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Understanding ALS and the ALS Pepper Challenge

In 2014, the social media phenomenon known as the Ice Bucket Challenge arrived, challenging people to dump ice water on their heads to raise funds and awareness for the neurological disease known as ALS. With athletes and celebrities joining in on the fun, the campaign was a success raising over $100 million in just eight weeks. A portion of the funding went towards Project MinE, an organization that was able to identify a gene responsible for ALS.

While the Ice Bucket Challenge may be a thing of the past, ALS remains an underfunded disease. Fortunately a new social media campaign has restarted the conversation and is once again bringing light to ALS and its associated challenges.

Recently Patty Haberstroh, mother of basketball writer Tom Haberstroh, was diagnosed with ALS. Patty, Tom, and the rest of the Haberstroh family opted to turn the tables on ALS and the Ice Bucket challenge. Together they started the ALS Pepper Challenge in order to raise funds for the ALS Therapy Development Institute.

Tom has long been a friend of InStreetClothes.com. He was one of the first national writers to publicly support my work and remains a constant sounding board for thoughts and ideas. In honor of him and Mrs. Patty, I have pledged to help raise awareness for those afflicted with ALS by educating about the disease on InStreetClothes.com, making a donation here, and yes, consuming a hot pepper.

Amyotrophic lateral sclerosis (ALS) is a degenerative disease that attacks the spinal cord and the nerve cells of the brain. There are multiple types of neurons in the brain and throughout the body, including sensory and motor. Sensory neurons aid in the transmission of information linked to an individual’s senses like sight and sound. Motor neurons, as their name suggests, are involved with muscle movement. Some motor neutrons work involuntarily as muscles in the heart and digestive system act automatically and without a direct command. Other motor neurons depend on an individual choosing to act and are considered voluntary. These nerve cells come into play when you get out of bed, swing a baseball bat, or jump to snag rebound. Voluntary nerve cells also play a role in breathing.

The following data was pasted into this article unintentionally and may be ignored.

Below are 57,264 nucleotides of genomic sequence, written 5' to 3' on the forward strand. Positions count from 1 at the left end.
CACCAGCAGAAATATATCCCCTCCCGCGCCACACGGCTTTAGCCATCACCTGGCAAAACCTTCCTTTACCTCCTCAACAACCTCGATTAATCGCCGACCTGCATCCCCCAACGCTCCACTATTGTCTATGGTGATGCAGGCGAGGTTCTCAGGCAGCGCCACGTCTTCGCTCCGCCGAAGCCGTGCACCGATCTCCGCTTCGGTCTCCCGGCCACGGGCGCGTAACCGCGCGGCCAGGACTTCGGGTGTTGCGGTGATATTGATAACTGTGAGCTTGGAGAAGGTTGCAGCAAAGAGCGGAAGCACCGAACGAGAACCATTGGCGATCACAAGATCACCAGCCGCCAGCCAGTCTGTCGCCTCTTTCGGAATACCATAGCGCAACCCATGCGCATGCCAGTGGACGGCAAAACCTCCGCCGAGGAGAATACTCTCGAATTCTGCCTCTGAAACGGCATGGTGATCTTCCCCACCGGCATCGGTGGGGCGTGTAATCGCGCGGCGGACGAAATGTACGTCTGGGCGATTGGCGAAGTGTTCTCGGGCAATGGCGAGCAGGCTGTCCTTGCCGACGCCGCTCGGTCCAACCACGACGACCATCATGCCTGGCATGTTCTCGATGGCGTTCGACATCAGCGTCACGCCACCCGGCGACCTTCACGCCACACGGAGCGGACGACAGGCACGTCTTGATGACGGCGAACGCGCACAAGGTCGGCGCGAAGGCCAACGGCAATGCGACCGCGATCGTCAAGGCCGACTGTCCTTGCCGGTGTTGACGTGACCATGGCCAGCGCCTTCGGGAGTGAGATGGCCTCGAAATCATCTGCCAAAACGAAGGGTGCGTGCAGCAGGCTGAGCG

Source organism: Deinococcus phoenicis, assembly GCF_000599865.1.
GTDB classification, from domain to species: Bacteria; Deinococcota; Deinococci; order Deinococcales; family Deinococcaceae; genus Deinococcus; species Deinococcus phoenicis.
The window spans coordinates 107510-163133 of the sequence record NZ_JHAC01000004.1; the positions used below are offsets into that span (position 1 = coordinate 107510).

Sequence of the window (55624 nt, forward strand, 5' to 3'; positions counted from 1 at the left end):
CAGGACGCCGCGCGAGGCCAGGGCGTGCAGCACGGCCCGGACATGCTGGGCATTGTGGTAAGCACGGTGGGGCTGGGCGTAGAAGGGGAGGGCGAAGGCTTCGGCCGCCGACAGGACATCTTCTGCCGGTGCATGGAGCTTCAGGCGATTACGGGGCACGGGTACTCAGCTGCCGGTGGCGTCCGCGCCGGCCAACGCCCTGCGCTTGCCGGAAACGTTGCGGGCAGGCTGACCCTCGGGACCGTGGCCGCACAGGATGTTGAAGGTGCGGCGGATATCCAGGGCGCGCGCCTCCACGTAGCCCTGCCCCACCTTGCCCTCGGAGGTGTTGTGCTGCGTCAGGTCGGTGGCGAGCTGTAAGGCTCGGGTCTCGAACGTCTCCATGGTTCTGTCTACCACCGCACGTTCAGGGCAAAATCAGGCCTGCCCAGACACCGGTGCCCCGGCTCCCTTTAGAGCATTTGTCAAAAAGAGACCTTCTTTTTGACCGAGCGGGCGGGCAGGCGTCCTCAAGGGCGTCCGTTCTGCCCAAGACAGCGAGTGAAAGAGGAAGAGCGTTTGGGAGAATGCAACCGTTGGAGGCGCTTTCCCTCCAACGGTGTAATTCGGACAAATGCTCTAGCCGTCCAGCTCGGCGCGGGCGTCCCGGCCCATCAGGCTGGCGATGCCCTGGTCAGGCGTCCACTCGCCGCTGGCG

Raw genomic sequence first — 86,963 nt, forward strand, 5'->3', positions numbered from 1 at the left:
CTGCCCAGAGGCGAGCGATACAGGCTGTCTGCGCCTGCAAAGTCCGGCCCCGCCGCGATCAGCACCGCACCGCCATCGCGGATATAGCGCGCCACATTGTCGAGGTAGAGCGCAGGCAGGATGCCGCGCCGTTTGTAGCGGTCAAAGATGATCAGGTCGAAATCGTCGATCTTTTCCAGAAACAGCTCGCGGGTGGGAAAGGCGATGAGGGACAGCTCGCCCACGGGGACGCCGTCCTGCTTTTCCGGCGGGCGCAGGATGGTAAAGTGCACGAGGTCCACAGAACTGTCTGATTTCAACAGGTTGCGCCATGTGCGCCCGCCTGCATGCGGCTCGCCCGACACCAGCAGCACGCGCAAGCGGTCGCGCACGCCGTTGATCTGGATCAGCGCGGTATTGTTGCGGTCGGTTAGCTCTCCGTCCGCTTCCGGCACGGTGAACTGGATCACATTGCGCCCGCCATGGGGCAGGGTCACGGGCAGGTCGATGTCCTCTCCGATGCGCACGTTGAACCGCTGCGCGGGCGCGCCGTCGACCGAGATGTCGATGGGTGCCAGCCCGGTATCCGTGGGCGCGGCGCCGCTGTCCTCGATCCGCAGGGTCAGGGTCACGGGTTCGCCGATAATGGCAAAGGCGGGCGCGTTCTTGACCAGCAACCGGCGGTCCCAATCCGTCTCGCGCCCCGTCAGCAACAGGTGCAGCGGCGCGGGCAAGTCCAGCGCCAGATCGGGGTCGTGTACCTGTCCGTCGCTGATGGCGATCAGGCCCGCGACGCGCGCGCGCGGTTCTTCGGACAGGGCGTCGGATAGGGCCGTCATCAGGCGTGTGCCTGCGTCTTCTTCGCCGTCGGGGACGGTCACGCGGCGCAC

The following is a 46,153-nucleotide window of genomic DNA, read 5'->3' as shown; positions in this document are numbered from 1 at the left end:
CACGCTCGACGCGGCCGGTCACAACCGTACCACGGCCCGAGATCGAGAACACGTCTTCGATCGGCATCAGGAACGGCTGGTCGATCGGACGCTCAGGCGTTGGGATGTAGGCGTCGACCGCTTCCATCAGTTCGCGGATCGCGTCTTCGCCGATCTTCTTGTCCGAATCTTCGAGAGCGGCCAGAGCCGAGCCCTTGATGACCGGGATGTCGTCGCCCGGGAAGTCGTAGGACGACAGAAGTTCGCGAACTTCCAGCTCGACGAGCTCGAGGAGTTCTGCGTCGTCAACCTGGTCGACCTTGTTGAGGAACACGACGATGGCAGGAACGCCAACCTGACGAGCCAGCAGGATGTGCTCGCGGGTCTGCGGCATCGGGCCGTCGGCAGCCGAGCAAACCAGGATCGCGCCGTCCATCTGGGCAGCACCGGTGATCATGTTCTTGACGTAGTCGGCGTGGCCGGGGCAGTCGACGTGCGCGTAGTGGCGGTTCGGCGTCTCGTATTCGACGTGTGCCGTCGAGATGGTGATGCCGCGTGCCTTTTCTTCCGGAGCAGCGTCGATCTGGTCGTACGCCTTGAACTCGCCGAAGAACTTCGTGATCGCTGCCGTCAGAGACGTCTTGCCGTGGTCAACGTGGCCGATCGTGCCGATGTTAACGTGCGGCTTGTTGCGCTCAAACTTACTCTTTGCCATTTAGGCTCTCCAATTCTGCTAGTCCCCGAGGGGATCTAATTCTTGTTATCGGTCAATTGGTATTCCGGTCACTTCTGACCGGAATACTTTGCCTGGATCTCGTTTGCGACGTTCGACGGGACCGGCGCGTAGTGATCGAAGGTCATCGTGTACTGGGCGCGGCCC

ALS targets the voluntary motor neurons and causes them to degenerate. As a result, neurons can no longer perform their job and muscles can no longer function. A loss of function results in the muscle atrophying. Over time the degenerated neurons can be so ravaged by the disease that the affected individual becomes paralyzed. Victims in the latter stages of the disease begin to lose control of vital functions like swallowing and breathing.

Sadly ALS currently has no known cure at this time. Medications, specifically a drug known as riluzole, can help slow the progression of the disease in its early stages but is unable to stop the degeneration from occurring. Research and education on the disease is ongoing and that’s where the numerous donations collected by the Pepper Challenge come into play.

The sports world has been historically linked to ALS ever since Yankees great Lou Gehrig was diagnosed with the condition in 1939. ALS forced Gehrig into retirement and claimed his life just two years later. The attention Gehrig’s diagnoses brought the condition is why ALS is often referred to as “Lou Gehrig’s disease.” Since Gehrig’s death in 1941 numerous other athletes have succumb or been diagnosed with ALS including former Cy Young Winner James “Catfish” Hunter and NBA Hall of Famer George Yardley. The Ice Bucket Challenge was even started by an athlete, former Boston College baseball player Pete Frates. The St. Louis Cardinals recently traded outfielder Stephen Piscotty to Oakland where he will be closer to his mother Gretchen. Gretched received an ALS diagnosis last season.

ALS has hit the NFL particularly hard with multiple players receiving diagnoses within the last decadeScientists and researchers are currently looking to any potential links between traumatic brain injuries sustained in sports and ALS and other neurodegenerative disease.

Just like in 2014, the outpour of support from the basketball community has been amazing.  Rachel Nichols, Paul Pierce, and Jackie MacMullan recently ate peppers on the set of ESPN’s The Jump. Shaquille O’Neal and Charles Barkley repeated the challenge on TNT while Heat head coach Erik Spolestra took down two peppers in support of the cause.

I only managed one pepper but I’m happy to help support the cause. Get eating and start donating!

Movie on 1-29-18 at 12.34 PM Vimeo.